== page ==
|The Right Honourable
The Lord Hurd of Westwell
CBE CH PC
|Secretary of State for Foreign and Commonwealth Affairs|
26 October 1989 – 5 July 1995
|Prime Minister||Margaret Thatcher;
|Preceded by||John Major|
|Succeeded by||Malcolm Rifkind|
2 September 1985 – 26 October 1989
|Prime Minister||Margaret Thatcher|
|Preceded by||Leon Brittan|
|Succeeded by||David Waddington|
|Secretary of State for Northern Ireland|
27 September 1984 – 2 September 1985
|Prime Minister||Margaret Thatcher|
|Preceded by||James Prior|
|Succeeded by||Tom King|
|Minister for Europe|
4 May 1979 – 9 June 1983
|Prime Minister||Margaret Thatcher|
|Preceded by||Office created|
|Succeeded by||Malcolm Rifkind|
|Member of Parliament
9 June 1983 – 1 May 1997
|Preceded by||Constituency created|
|Succeeded by||Shaun Woodward|
|Member of Parliament
for Mid Oxfordshire
28 February 1974 – 9 June 1983
|Preceded by||Constituency created|
|Succeeded by||Constituency abolished|
|Born||Douglas Richard Hurd
8 March 1930
Marlborough, Wiltshire, UK
|Spouse(s)||(1) Tatania, daughter of Major Arthur Eyre MBE (div. 1982) ;
(2) Judy née Smart (d. 2008)
|Relations||Anthony, Lord Hurd (father);
Sir Percy Hurd (grandfather); Sir Archibald Hurd (uncle)
|Children||3 sons (by 1st wife);
1 son and 1 daughter (by 2nd wife)
|Alma mater||Trinity College, Cambridge|
Douglas Richard Hurd, Baron Hurd of Westwell, CH, CBE, PC (born 8 March 1930), is a British Conservative politician and novelist, who served in the governments of Margaret Thatcher and John Major between 1979 and his retirement in 1995.
Born at Marlborough, Wiltshire, Hurd first entered Parliament in February 1974, as MP for the Mid Oxfordshire constituency (Witney from 1983). His first government post was as Minister for Europe, from 1979-83 (being that office's inaugural holder), and served in several Cabinet roles from 1984 onwards, including Secretary of State for Northern Ireland (1984–85), Home Secretary (1985–89) and Foreign Secretary (1989–95). He stood unsuccessfully for the Conservative Party leadership in 1990, but retired from frontline politics during a Cabinet reshuffle in 1995.
In 1997, Hurd was elevated to the House of Lords and is one of the Conservative Party's most senior elder statesmen. He is a Patron of the Tory Reform Group and remains an active figure in public life.
Douglas Hurd was born in 1930 at Marlborough, Wiltshire. His father Anthony Hurd (later Lord Hurd) and grandfather Sir Percy Hurd were also Members of Parliament. His uncle, Sir Archibald Hurd, was a leading Fleet Street shipping correspondent, who became a Freeman Honoris Causa of the Shipwrights' Company in 1922 and was knighted in 1928.
Hurd attended Twyford School and Eton College, where he was a King's Scholar and won the Newcastle Scholarship in 1947. He then went up to Cambridge University, where he graduated with a first-class degree in History at Trinity College (BA) as well as serving as President of the Cambridge Union Society.12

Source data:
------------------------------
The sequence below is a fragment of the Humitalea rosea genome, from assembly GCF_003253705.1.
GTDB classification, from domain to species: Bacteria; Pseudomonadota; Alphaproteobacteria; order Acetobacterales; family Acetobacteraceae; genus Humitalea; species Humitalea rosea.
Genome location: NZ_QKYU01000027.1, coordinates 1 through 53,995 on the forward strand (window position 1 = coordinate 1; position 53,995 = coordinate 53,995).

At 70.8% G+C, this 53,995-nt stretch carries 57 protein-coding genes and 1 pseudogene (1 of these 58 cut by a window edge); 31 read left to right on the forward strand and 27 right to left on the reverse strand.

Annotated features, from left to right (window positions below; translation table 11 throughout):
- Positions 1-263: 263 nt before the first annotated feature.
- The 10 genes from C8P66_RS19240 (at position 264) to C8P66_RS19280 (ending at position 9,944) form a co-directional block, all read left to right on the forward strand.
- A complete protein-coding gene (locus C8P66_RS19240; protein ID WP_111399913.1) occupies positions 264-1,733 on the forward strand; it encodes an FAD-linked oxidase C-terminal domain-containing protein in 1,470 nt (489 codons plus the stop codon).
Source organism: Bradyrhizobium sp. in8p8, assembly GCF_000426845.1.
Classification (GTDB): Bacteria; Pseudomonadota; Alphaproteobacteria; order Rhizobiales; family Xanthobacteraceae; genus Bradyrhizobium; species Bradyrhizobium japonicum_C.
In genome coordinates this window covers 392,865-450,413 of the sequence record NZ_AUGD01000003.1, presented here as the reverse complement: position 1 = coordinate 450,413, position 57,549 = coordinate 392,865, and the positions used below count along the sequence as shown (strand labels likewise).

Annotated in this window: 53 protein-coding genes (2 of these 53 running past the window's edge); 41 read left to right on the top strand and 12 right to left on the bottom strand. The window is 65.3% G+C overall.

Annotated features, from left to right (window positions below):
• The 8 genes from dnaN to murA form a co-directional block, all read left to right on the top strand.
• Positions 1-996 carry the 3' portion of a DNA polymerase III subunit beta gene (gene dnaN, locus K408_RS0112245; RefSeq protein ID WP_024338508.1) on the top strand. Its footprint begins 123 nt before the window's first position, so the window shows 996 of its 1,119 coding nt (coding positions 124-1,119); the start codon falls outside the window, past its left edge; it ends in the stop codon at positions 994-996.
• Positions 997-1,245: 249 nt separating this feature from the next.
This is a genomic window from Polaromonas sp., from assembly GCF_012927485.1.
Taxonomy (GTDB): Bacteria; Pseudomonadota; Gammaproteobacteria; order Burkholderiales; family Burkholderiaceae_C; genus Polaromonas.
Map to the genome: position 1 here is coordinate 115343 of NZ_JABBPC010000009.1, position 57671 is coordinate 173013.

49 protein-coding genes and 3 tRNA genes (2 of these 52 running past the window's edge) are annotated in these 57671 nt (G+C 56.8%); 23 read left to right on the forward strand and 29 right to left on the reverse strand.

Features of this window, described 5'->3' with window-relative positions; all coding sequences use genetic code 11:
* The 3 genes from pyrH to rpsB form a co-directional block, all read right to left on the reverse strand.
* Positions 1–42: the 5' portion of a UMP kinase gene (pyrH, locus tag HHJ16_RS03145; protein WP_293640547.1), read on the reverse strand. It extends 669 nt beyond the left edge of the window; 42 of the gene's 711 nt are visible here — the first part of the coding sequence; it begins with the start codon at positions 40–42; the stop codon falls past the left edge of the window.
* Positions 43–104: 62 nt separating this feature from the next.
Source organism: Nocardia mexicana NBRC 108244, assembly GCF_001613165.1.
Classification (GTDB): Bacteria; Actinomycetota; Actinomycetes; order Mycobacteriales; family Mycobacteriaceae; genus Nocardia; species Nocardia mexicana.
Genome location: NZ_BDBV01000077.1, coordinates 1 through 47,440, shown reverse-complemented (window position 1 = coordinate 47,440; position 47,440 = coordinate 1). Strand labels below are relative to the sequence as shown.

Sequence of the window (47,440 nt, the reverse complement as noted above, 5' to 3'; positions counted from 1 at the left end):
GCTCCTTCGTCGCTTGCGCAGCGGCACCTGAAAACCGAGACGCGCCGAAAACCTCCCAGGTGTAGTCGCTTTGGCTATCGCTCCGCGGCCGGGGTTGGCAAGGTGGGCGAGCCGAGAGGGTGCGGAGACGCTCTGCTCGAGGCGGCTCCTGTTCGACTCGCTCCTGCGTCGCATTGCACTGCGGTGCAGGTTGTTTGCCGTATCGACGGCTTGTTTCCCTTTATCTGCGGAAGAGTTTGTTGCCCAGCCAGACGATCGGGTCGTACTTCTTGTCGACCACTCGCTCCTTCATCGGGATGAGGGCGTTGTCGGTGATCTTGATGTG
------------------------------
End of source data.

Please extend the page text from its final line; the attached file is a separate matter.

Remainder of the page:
Hurd became PPS to the then Conservative leader Edward Heath, and was first elected to Parliament in February 1974 to represent the constituency of Mid Oxfordshire. At the 1983 general election the seat was replaced by Witney, and he remained MP for that seat until his retirement from the House of Commons in 1997 having served 23 years in Parliament. (Since 2001 this constituency has been represented by the Leader of the Conservative Party and current Prime Minister David Cameron.)
Hurd was appointed Minister of State at the Foreign & Commonwealth Office upon the Conservative victory in the 1979 general election, and remained in that post for the duration of the Parliament. After the 1983 election Thatcher moved Hurd to the Home Office, but just over a year later he was promoted to Cabinet rank, succeeding James Prior as Secretary of State for Northern Ireland. In this position, his diplomatic skills paved the way for the signing of the Anglo-Irish Agreement on the future of Northern Ireland, which marked a turning point in British-Irish co-operation on the political situation in the troubled region. A month before the agreement was signed, however, Hurd returned to the Home Office, this time as Secretary of State, following the demotion of Leon Brittan to the Department of Trade and Industry. Widely seen as a 'safe pair of hands' and a solid, loyal member of the Cabinet, Hurd's tenure as Home Secretary was largely uncontroversial, although he was notably of the view that HM's prison system did not work effectively and argued for more rehabilitation of offenders and alternative sentencing.
After a sound performance as Home Secretary, Hurd's Cabinet career progressed further during the turbulent final months of Margaret Thatcher's premiership. On 26 October 1989, Hurd moved to the Foreign Office, succeeding John Major, whose rapid rise through the Cabinet saw him become Chancellor of the Exchequer in the wake of Nigel Lawson's resignation. This was the post in which Hurd made his greatest political impact.
In mid-November 1990, he supported Margaret Thatcher's candidacy as Conservative Party leader against challenger Michael Heseltine, but on her withdrawal from the second round of the contest on 22 November, Hurd decided to enter the race as a moderate centre-right candidate, drawing on his reputation as a successful 'law-and-order' Home Secretary. He was seen as an outsider, lagging behind the more charismatic Heseltine and the eventual winner, John Major, who shared the moderate centre-right political ground with Hurd but had the added advantages of youth and political momentum. Hurd came third, winning 56 of the 372 votes cast and, together with Heseltine, conceded defeat to allow Major, who had fallen just three votes short of an outright majority, to return unopposed and take over as Prime Minister on 27 November 1990. Hurd was gracious in defeat and, on the formation of Major's first Cabinet, was returned to his former position as Foreign Secretary.3